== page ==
Thursday, April 29, 2010

Humphreys contributes a quarter of a million in effort to scrap Missouri's judicial selection plan

It has been couched as an effort to bring democracy to the process of choosing judges in Missouri, but the forces who are attempting to scrap Missouri's much-praised judicial selection process seem to be the kind who are willing to spend every dollar to mold our courts into the best (for them) money can buy.

With his $100,000 contribution to Show Me Better Courts Wednesday, David Humphreys of TAMKO in Joplin has now contributed a quarter of a million dollars to the effort, according to Missouri Ethics Commission records.

The group has received $300,000 in oversized contributions from the Better Courts for Missouri group in the last few days, according to the Ethics Commission documents, which is interesting since the last time the group filed anything but a limited activity report with the Commission, it showed $28.05 on cent.

No oversized contributions have been received in recent months, according to the Commission documents, so where did the $300,000 come from?

On Better Courts for Missouri's website, the following passage can be found:

Every Missourian is harmed when government does its business behind closed doors. Unfortunately, the judges that decide our most important cases are currently selected by a Commission that conducts every aspect of its business in absolute secrecy, allowing special interest groups and corruption to take hold. We believe the same open records laws that apply to the rest of government should apply to the Commission that selects judges.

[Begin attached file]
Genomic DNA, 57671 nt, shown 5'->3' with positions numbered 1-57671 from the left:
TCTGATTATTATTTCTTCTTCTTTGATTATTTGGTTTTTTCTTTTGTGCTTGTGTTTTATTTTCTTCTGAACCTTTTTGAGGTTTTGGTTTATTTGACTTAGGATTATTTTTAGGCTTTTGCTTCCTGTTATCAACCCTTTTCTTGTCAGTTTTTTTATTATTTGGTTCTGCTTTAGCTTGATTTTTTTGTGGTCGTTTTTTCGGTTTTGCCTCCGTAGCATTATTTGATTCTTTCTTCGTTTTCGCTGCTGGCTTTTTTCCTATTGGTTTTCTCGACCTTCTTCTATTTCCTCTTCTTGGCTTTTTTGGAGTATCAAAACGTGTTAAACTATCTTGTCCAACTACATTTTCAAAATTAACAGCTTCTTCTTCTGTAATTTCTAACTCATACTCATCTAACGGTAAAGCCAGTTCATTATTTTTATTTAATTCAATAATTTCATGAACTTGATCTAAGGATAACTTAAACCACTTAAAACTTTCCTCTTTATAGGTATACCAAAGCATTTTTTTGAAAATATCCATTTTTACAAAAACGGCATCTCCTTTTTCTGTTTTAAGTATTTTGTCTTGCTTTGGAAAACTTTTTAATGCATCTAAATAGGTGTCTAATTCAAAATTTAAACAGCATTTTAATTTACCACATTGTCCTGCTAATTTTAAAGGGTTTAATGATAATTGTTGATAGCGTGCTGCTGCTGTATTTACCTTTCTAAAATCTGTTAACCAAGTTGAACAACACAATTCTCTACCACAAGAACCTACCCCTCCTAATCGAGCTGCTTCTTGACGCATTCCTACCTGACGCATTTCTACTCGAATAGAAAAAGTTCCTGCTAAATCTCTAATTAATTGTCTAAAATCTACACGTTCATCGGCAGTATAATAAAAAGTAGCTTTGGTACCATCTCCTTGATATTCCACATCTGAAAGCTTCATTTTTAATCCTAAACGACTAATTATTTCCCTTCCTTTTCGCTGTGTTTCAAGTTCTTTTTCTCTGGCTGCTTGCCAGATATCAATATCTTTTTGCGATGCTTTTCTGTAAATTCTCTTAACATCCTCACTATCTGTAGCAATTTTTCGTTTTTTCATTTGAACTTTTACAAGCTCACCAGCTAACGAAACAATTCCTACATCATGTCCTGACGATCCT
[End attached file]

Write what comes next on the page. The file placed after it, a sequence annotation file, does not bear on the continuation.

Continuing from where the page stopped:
I would counter that every Missourian is harmed when efforts to dismantle our government go on behind closed doors, headed by the very businesspeople who would benefit from that dismantling.


Anonymous said...

Randy, Your argument is hypocritical. Your criticizing an effort to bring more transparency and accountability to judicial selection merely because you are afraid that money is a corrupting influence in politics.

You can't have it both ways. You are either for an open government without restrictions or a government of those that you deem worthy (just another form of a closed government).

Unfortunately, you are so wedded to the Democratic Party and the idea that money is evil that you're unwilling to craft a consistent ideology for yourself.

Anonymous said...

Very well stated, anonymous.

Anonymous said...

Our politicians are craven enough under the current system. Any effort to make judges bend to these same wealthy elites that partisan politicians fawn all over now is extremely dangerous and ill-conceived.

I am for a judiciary that is free from partisan politics. I support Mr. Turner's well-considered skepticism, and I oppose this measure.